17 January 2003
Renewed Efforts Needed for Successful Trade Negotiations, Secretary-General Says at Ceremony Marking Morocco's Chairmanship of Group of 77
Also Cites Need for Cooperation Between Developed, Developing Countries on Issue of Migration
NEW YORK, 16 January (UN Headquarters) -- Following is the text of remarks, as delivered, by Secretary-General Kofi Annan at the ceremony marking the turnover of the chairmanship of the "Group of 77" developing countries and China from Venezuela to Morocco in New York today:
I am very happy to join you today for this ceremony. Venezuela presided over the Group of 77 during a year of major global events in the economic and social realms, including the International Conference on Financing for Development, the World Summit on Sustainable Development, the Second World Assembly on Ageing, the World Food Summit, and the General Assembly Special Session on Children.
These events have provided important opportunities to address the challenges of globalization, achieve concrete progress towards the Millennium Development Goals, and bring development issues back to the centre of the global agenda. They have enhanced the credibility and visibility of the Organization's work in these areas. And they have seen very constructive participation by the Group of 77. I would want to take this opportunity to thank President Chavez and his team for their great dynamic and sustained leadership during a busy and difficult period. I would also want to applaud the work of his Ambassador here, Milos Alcalay, and his team, for the great skill and determination they showed during this past year.
I would also like to congratulate you Foreign Minister Benaissa and Ambassador [Mohamed] Bennouna on the assumption of Morocco's duties as Chairman of the Group of 77 in the coming year.
Morocco assumes this responsibility at a challenging time.
First, the world economy is recovering very slowly from its largest setback in a decade, and substantial risks remain, including geo-political tensions and uncertainties with possibly grave effects on the economies of all countries, especially the developing countries, and on efforts to achieve the Millennium Development Goals. Overall, the prospects today look far more troubling than they were a year ago.
Second, the optimism generated by the agreement at Doha needs to be sustained through renewed efforts to make the multilateral trade negotiations a success. These negotiations are the first in the history of GATT/WTO to have embraced development as their principal objective. We now have a commitment to reduce trade barriers and subsidies, and to set trade rules in ways that will bring new benefits to the developing countries. At the same time, the Doha negotiations have encountered difficulties, in particular with regard to TRIPS [Trade-related Aspects of Intellectual Property Rights of the WTO Agreement] and the question of developing-country access to life-saving medicines. But this should not lead to pessimism. Major trade negotiations have rarely concluded without moments of near despair, when reasonable deals seem beyond reach. Indeed, with so much at stake, we have no option but to persist. Poor countries should do their utmost to defend their interests. And rich countries must recognize that it is in their self-interest to open up trade.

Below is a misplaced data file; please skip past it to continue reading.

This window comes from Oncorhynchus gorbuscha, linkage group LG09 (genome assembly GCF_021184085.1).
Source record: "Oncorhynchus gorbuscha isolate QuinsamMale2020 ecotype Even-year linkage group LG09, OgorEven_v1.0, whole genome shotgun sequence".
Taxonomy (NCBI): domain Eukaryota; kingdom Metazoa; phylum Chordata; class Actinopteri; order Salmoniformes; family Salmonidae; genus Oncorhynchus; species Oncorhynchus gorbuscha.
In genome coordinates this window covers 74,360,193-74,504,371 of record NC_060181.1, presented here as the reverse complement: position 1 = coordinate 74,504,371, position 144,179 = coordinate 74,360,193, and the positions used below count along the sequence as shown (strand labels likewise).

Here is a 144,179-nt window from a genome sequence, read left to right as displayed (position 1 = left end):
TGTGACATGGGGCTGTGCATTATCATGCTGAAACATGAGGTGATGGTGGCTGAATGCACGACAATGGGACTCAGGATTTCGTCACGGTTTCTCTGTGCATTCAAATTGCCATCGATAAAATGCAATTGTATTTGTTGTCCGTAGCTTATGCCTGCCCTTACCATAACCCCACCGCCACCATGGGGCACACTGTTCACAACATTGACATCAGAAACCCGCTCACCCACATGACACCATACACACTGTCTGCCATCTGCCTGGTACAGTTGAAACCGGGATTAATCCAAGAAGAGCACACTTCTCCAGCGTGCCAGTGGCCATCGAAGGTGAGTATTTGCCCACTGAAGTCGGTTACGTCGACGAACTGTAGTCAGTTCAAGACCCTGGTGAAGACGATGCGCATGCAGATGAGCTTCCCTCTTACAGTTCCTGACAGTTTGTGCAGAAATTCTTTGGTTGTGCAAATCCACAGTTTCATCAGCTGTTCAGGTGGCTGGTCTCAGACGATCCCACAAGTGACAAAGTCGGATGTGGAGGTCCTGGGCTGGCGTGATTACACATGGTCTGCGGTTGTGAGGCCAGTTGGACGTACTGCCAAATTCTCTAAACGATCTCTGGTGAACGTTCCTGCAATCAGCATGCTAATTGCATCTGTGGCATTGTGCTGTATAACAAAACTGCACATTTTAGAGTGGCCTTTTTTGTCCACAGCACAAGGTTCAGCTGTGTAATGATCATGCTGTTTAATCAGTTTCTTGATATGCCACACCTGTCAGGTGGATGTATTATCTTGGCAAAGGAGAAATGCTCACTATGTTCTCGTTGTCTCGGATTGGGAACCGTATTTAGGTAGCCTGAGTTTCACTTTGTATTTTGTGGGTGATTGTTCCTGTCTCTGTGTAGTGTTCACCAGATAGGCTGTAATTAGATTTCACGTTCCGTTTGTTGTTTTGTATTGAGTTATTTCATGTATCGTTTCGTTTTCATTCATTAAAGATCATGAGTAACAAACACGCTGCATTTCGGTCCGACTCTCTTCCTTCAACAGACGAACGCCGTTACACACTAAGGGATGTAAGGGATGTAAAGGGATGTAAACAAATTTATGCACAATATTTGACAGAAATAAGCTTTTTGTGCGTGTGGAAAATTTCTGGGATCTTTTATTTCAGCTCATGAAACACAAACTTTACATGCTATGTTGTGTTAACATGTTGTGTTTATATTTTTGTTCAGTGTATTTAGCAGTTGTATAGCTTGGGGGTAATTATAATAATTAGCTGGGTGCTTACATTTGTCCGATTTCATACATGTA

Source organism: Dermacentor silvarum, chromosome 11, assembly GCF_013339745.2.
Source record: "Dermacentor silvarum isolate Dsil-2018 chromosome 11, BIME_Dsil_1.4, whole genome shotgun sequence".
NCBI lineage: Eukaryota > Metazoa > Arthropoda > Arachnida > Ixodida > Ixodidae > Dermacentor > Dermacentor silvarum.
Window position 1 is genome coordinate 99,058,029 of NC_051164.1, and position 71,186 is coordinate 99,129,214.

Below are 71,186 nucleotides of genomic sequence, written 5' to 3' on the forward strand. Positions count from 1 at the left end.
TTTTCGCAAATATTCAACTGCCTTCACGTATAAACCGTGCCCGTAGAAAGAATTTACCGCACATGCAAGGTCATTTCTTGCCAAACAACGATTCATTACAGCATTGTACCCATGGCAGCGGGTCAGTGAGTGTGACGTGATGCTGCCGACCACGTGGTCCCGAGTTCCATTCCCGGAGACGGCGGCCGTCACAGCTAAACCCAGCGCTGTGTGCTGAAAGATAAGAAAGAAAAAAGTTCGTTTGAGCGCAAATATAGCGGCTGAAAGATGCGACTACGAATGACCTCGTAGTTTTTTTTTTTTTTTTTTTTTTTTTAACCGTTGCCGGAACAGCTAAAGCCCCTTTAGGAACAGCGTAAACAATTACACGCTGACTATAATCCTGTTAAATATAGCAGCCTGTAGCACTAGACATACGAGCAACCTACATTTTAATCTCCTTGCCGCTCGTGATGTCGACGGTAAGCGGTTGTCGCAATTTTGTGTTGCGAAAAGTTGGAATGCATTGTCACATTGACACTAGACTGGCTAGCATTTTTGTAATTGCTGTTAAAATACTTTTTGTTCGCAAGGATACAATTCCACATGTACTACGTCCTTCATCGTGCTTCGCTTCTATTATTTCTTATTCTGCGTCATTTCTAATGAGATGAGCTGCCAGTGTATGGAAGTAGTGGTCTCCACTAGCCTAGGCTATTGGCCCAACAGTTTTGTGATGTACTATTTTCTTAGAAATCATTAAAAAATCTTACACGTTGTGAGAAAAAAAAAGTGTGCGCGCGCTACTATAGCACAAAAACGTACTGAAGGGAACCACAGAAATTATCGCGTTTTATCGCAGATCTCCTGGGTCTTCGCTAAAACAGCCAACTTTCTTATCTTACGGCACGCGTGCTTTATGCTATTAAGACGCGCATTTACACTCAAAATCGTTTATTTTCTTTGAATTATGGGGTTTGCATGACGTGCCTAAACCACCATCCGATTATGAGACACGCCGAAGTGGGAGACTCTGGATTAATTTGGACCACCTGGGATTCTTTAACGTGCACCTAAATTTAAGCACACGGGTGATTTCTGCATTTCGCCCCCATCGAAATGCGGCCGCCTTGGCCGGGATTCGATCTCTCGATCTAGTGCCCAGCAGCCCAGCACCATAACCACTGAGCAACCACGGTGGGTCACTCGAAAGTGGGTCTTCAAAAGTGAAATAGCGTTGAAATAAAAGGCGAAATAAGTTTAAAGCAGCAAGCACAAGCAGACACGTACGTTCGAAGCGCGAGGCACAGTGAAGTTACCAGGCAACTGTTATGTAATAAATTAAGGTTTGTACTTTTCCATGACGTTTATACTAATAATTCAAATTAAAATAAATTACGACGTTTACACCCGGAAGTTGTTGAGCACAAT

Third, we continue to face the urgent need to improve the way conference follow-up is carried out within the United Nations system, and I think all the speakers have touched on this. This issue will be a major priority in the months ahead. The recently established open-ended ad hoc working group of the General Assembly will have to address an array of critical issues, including how to ensure policy coherence; how best to integrate the system's wide-ranging efforts without duplicating them in different intergovernmental bodies; and how to monitor progress. United Nations departments, specialized agencies, programmes, funds and other entities will likewise be focusing intently on this question, as a major part of our effort to continue strengthening the Organization. Implementation will be everyone's job.
This year's development calendar also offers a number of important opportunities. The Economic and Social Council will examine the key question of rural development, and look as well at how it can sharpen its contribution to the implementation of what was agreed at global conferences. And in December, the World Summit on the Information Society will try to find new ways to place the great power of information technologies at the service of economic and social development. I urge you to give these events your full support.
I also encourage you to pay greater attention to emerging issues that will have a profound effect on our efforts to meet the challenges of development and globalization. One such issue is migration, which now involves hundreds of millions of people and which requires political leaders from both developing and developed countries to strengthen cooperation. The challenge is threefold: to better protect the human rights of migrants; to fairly share the burdens and responsibilities of providing assistance for refugees; and to fully realize the positive potential of international migration -- for migrants, for transit and receiving countries alike.
Morocco's voice has contributed greatly to the development debate. I am confident that the Moroccan delegation will lead with expertise and determination in the coming months. I congratulate them and I wish you all success.
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